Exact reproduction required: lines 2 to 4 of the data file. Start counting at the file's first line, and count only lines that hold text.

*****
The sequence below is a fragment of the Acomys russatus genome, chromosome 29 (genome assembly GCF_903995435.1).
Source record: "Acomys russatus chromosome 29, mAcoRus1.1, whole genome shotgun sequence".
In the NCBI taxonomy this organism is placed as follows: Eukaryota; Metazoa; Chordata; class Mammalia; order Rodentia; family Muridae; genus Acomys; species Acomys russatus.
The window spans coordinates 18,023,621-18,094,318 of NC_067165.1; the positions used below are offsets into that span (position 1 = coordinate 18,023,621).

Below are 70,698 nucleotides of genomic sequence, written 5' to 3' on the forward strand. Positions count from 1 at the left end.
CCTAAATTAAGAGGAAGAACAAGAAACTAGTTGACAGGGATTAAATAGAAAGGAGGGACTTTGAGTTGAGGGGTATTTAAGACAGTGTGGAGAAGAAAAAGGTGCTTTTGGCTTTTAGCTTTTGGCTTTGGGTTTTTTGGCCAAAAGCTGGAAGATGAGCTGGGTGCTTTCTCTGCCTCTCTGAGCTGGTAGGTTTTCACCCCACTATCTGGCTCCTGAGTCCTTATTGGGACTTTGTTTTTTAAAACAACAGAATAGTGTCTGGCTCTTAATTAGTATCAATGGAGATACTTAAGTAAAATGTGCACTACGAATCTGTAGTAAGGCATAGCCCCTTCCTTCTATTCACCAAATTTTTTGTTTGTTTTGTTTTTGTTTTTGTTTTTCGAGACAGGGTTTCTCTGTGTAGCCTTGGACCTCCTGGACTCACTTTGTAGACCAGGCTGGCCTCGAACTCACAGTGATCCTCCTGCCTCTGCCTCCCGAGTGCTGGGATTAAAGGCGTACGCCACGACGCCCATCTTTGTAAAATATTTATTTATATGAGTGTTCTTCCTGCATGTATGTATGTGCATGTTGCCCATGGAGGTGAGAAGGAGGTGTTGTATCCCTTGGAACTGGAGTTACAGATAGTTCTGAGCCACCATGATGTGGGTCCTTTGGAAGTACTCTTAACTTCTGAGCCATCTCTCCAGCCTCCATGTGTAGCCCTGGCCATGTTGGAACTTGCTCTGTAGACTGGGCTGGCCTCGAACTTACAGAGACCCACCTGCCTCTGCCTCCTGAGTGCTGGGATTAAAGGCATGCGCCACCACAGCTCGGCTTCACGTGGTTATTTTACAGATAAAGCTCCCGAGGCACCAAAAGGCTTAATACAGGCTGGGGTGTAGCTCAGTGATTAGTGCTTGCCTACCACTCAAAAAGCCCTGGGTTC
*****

Source record: "Acomys russatus chromosome 29, mAcoRus1.1, whole genome shotgun sequence".
In the NCBI taxonomy this organism is placed as follows: Eukaryota; Metazoa; Chordata; class Mammalia; order Rodentia; family Muridae; genus Acomys; species Acomys russatus.
The window spans coordinates 18,023,621-18,094,318 of NC_067165.1; the positions used below are offsets into that span (position 1 = coordinate 18,023,621).